What Responsibilities do Labor and Delivery Nurses Have in the Delivery Room?
In the delivery room, doctors aren’t the only medical professionals playing a vital role in the health and safety of a baby and his or her mother. Labor and delivery nurses also play a critical role in the delivery and care of babies, and usually assist the doctor during childbirth. As medical professionals, nurses must be capable, educated, and trained to think critically, make sound nursing judgments, and act quickly. If you have ever wondered about the role of nurses in the delivery room, keep reading to learn more.
Nurses in the Delivery Room
Labor and delivery nurses work alongside obstetricians and other doctors in labor and delivery rooms, helping administer antepartum (before delivery) and postpartum (after delivery) care. Nurses are often responsible to work with doctors to put together a personalized birthing plan for each mother to ensure that each delivery is safe for the mother and the baby. Before delivery, nurses often discuss the childbirth process with the mother and provide guidance about what to expect. Once the baby is born, nurses are often charged with the task of educating parents about newborns and the care they require.
Labor and delivery nurses work in a variety of settings, including hospitals, private clinics, birthing centers, and even in-home settings. They are frequently required to provide the following care:
- Monitor and time contractions during labor and delivery;
- Administer epidurals (pain management) and other medications;
- Assist the doctor in inducing labor by administering Pitocin or Cytotec;
- Monitor the vital signs of the mother and the heart rate of the baby;
- Monitor for potentially dangerous complications of medications commonly given during labor and delivery;
- Communicate with the doctor to provide timely and accurate information;
- Identify complications and notify the doctor; and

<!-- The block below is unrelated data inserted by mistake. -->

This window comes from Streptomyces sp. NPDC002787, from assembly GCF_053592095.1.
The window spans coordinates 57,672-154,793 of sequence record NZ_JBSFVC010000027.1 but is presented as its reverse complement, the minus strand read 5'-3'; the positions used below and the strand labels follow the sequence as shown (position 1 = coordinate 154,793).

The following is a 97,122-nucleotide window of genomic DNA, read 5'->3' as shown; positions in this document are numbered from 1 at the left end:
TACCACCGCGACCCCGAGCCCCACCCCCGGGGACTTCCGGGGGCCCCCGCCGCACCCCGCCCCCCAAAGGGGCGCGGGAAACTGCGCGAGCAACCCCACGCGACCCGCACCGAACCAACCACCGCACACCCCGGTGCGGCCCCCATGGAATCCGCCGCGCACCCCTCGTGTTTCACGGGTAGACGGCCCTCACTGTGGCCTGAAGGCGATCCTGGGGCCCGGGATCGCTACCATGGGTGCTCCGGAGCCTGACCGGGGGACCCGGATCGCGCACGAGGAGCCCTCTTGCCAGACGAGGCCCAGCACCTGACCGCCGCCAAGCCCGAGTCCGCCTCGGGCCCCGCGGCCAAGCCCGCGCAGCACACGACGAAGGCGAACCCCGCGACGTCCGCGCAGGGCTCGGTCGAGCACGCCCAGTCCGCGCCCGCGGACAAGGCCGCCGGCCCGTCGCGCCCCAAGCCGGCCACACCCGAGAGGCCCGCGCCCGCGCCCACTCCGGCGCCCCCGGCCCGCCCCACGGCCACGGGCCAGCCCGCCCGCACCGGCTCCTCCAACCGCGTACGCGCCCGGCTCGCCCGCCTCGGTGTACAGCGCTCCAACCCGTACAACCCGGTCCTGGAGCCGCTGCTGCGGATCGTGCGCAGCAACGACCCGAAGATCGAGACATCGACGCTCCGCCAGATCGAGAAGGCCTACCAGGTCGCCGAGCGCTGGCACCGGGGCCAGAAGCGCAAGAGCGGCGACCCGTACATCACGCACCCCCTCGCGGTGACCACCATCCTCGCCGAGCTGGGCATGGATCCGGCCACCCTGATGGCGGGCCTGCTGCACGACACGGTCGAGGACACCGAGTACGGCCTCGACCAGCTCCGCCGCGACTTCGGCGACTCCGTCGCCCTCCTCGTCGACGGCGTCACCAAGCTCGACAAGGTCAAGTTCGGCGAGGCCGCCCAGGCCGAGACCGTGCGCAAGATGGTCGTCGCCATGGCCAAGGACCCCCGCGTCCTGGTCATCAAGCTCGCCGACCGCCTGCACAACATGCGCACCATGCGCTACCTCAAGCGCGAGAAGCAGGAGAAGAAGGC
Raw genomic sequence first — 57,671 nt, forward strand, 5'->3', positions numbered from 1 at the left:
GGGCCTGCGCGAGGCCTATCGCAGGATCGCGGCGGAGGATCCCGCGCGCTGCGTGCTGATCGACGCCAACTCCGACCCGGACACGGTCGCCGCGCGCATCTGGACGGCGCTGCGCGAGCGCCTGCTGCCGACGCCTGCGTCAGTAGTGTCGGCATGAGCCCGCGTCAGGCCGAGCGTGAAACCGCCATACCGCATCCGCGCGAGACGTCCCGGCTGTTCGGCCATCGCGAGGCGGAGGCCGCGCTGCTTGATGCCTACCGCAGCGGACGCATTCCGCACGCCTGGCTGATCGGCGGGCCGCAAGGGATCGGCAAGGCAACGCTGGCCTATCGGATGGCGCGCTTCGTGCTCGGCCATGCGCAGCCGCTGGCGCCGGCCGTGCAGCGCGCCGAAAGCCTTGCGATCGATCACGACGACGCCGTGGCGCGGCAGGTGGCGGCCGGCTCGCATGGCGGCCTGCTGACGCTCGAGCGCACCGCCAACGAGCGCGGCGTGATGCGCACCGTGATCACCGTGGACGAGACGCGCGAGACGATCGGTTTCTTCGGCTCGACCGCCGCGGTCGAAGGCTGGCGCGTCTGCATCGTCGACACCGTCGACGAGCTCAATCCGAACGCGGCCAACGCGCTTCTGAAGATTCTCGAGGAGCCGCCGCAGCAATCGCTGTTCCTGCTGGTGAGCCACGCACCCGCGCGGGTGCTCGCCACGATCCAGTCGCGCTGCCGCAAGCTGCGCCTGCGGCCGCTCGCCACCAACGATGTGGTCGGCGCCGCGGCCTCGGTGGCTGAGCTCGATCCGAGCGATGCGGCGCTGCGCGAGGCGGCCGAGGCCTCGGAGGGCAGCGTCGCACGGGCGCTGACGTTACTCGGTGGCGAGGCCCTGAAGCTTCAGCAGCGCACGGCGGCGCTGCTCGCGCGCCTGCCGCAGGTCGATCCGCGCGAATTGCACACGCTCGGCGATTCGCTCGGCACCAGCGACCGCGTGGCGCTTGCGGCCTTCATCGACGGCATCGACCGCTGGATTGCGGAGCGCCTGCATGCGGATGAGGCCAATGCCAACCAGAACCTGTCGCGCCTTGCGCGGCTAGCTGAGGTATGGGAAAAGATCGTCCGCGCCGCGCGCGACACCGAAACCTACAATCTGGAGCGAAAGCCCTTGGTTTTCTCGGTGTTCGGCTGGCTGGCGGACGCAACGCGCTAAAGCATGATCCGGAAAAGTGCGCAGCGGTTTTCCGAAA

- Prepare for cesarean (c-section) delivery, including emergency c-sections.
Types of Maternity Nurses
There are different types of labor and delivery nurses, but each one works as a part of the birthing team. Expectant parents will, more than likely, encounter the following types of nurses before, during, and after delivery.
- Labor and delivery nurse (also sometimes called “antepartum” or “before birth” nurse) – Cares for mother and unborn babies during the labor and delivery process;
- Scrub Nurse – Assists doctors in surgical procedures by setting up the operating room, assisting with the surgery, and moving the mother to the recovery room after delivery;
- Circulating Nurse – Assists in the operating room outside the sterile area of the surgery and manages the necessary care inside the operating room;
- Postpartum Nurse – Cares for mothers and newborns after delivery;
- Charge Nurse – Nursing supervisor responsible for making sure that nursing care is delivered safely and that all patients on the unit are receiving safe and appropriate care.
Nursing Education and Training
All nurses must pass the National Council Licensure Examination-Registered Nurse (NCLEX-RN) to become licensed as a registered nurse. Labor and delivery nurses provide specialized medical care to mothers and babies during critical periods of time.
Before a labor and delivery nurse is allowed to take care of mothers and their unborn babies, the nurse should complete education and training designed to protect the safety of the mother and the baby and to provide appropriate nursing care.
These nurses should receive specialized training in electronic fetal heart monitoring – monitoring the baby’s heart rate and the contractions of the mother’s uterus. Hospitals must ensure that labor and delivery nurses are educated, trained, and competent in fetal heart monitoring to protect the baby.
We Can Answer Your Questions
Labor and delivery nurses play a very important role in the protection of unborn babies and in the care of newborns and mothers. Most nurses are wonderful people who do a very good job. However, there are situations in which nurses are not properly trained or lack adequate experience to provide this critical care resulting in severe injuries to babies. If you have questions about whether the labor and delivery nurses provided appropriate care in your delivery, please contact Birth Injury Safety at (214) 974-4121. We will provide you with information and answer your questions.